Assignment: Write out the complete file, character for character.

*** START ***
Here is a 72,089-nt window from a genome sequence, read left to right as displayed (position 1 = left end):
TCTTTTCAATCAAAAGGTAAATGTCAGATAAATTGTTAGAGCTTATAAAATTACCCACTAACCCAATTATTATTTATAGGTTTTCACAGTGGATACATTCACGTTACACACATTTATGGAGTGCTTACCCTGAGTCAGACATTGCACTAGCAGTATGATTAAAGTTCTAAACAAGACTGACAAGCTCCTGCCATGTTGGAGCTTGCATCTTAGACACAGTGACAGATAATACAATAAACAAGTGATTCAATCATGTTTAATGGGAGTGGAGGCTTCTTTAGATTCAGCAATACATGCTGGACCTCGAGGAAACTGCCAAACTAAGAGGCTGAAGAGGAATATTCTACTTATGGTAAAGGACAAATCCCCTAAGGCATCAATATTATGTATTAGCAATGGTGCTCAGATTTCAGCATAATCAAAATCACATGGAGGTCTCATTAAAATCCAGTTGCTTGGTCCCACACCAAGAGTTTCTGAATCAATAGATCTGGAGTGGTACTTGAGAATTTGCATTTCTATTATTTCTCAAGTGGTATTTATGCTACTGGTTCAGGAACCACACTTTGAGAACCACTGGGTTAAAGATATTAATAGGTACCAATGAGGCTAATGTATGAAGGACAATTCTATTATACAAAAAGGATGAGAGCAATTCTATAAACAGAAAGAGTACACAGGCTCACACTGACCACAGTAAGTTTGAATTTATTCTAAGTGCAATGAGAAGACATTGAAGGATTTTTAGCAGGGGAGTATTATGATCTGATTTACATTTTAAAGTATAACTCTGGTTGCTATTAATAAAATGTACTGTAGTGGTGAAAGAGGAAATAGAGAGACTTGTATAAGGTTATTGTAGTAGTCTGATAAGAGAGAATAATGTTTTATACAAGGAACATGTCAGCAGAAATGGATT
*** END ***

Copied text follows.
Here is a 72,089-nt window from a genome sequence, read left to right as displayed (position 1 = left end):
TCTTTTCAATCAAAAGGTAAATGTCAGATAAATTGTTAGAGCTTATAAAATTACCCACTAACCCAATTATTATTTATAGGTTTTCACAGTGGATACATTCACGTTACACACATTTATGGAGTGCTTACCCTGAGTCAGACATTGCACTAGCAGTATGATTAAAGTTCTAAACAAGACTGACAAGCTCCTGCCATGTTGGAGCTTGCATCTTAGACACAGTGACAGATAATACAATAAACAAGTGATTCAATCATGTTTAATGGGAGTGGAGGCTTCTTTAGATTCAGCAATACATGCTGGACCTCGAGGAAACTGCCAAACTAAGAGGCTGAAGAGGAATATTCTACTTATGGTAAAGGACAAATCCCCTAAGGCATCAATATTATGTATTAGCAATGGTGCTCAGATTTCAGCATAATCAAAATCACATGGAGGTCTCATTAAAATCCAGTTGCTTGGTCCCACACCAAGAGTTTCTGAATCAATAGATCTGGAGTGGTACTTGAGAATTTGCATTTCTATTATTTCTCAAGTGGTATTTATGCTACTGGTTCAGGAACCACACTTTGAGAACCACTGGGTTAAAGATATTAATAGGTACCAATGAGGCTAATGTATGAAGGACAATTCTATTATACAAAAAGGATGAGAGCAATTCTATAAACAGAAAGAGTACACAGGCTCACACTGACCACAGTAAGTTTGAATTTATTCTAAGTGCAATGAGAAGACATTGAAGGATTTTTAGCAGGGGAGTATTATGATCTGATTTACATTTTAAAGTATAACTCTGGTTGCTATTAATAAAATGTACTGTAGTGGTGAAAGAGGAAATAGAGAGACTTGTATAAGGTTATTGTAGTAGTCTGATAAGAGAGAATAATGTTTTATACAAGGAACATGTCAGCAGAAATGGATT